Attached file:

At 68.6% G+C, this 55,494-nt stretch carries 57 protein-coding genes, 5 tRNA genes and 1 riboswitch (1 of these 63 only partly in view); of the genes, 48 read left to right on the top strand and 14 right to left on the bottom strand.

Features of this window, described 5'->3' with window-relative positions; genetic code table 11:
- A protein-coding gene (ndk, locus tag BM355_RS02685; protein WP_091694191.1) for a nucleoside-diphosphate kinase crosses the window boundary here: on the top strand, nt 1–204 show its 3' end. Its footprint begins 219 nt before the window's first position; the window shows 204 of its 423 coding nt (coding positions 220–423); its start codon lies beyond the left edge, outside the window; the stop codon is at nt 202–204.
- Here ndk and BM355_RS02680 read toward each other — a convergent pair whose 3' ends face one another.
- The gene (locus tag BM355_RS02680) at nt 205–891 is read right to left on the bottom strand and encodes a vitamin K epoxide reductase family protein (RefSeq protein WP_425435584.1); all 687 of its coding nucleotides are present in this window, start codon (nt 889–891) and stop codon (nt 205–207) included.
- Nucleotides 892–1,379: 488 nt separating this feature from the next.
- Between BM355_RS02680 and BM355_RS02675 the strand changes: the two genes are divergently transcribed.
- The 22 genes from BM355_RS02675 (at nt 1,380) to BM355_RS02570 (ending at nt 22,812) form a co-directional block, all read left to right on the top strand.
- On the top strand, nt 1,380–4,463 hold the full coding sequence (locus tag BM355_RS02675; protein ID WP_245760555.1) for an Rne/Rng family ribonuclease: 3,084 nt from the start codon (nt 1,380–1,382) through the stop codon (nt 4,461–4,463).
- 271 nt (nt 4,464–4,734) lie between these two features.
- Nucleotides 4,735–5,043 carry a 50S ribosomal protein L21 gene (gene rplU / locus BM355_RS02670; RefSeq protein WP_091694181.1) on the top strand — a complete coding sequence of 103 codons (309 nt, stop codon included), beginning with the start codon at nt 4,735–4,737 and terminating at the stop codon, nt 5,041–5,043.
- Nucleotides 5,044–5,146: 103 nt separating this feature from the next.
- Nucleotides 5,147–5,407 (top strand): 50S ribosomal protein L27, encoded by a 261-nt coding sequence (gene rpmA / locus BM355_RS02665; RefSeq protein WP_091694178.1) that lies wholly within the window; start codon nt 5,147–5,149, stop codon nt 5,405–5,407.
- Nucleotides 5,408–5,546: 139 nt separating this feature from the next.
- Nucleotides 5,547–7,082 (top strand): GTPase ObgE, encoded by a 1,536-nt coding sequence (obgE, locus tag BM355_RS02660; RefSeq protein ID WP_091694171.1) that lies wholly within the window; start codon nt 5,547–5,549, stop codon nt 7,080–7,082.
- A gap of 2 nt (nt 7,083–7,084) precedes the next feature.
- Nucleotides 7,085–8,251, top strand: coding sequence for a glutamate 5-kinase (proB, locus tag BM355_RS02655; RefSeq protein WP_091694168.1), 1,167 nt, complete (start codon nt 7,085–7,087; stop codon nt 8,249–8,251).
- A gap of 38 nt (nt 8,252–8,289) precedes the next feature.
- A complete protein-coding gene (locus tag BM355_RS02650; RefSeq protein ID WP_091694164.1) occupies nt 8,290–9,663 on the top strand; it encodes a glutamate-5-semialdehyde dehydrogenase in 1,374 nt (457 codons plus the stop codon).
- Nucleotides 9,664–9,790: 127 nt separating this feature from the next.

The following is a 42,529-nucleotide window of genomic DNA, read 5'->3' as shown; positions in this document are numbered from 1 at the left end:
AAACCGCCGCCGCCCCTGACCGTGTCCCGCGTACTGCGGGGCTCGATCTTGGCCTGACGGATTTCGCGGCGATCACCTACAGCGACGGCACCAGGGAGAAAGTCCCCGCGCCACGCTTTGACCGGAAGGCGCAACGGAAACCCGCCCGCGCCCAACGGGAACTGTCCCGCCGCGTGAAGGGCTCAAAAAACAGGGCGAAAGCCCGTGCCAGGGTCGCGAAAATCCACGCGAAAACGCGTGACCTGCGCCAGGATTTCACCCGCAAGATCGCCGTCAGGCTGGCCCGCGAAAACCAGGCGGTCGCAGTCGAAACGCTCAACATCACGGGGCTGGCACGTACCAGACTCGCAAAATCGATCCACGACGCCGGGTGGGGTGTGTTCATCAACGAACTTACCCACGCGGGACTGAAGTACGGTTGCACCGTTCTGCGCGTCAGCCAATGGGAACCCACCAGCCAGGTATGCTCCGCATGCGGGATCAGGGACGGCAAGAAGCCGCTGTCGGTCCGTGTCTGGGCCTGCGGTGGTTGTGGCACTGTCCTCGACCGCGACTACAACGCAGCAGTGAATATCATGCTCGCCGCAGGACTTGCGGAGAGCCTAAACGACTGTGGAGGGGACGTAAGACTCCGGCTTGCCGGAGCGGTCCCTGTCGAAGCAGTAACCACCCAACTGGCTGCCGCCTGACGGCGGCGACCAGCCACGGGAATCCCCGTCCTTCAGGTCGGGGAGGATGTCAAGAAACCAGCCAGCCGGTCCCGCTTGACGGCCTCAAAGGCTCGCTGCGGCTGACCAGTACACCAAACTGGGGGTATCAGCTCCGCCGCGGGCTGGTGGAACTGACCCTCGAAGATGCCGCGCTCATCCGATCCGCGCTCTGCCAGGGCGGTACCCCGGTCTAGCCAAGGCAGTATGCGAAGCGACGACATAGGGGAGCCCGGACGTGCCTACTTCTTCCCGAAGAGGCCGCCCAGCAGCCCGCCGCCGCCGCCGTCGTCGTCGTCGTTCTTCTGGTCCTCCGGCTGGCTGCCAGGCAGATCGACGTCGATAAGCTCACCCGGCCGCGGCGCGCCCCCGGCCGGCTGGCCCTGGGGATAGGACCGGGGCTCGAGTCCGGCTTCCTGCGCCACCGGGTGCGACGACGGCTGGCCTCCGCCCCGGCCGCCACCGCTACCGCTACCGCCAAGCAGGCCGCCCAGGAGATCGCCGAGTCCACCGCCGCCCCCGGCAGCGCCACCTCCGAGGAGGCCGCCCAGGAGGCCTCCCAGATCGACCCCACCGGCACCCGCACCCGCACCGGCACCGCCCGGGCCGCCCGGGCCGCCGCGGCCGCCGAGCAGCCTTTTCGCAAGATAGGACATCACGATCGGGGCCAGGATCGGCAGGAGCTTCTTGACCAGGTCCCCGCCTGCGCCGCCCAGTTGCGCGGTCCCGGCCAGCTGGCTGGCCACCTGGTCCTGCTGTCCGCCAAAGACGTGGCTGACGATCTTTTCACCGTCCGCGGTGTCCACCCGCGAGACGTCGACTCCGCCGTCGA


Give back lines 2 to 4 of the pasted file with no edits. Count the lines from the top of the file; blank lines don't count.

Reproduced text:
Features of this window, described 5'->3' with window-relative positions; genetic code table 11:
- A protein-coding gene (ndk, locus tag BM355_RS02685; protein WP_091694191.1) for a nucleoside-diphosphate kinase crosses the window boundary here: on the top strand, nt 1–204 show its 3' end. Its footprint begins 219 nt before the window's first position; the window shows 204 of its 423 coding nt (coding positions 220–423); its start codon lies beyond the left edge, outside the window; the stop codon is at nt 202–204.
- Here ndk and BM355_RS02680 read toward each other — a convergent pair whose 3' ends face one another.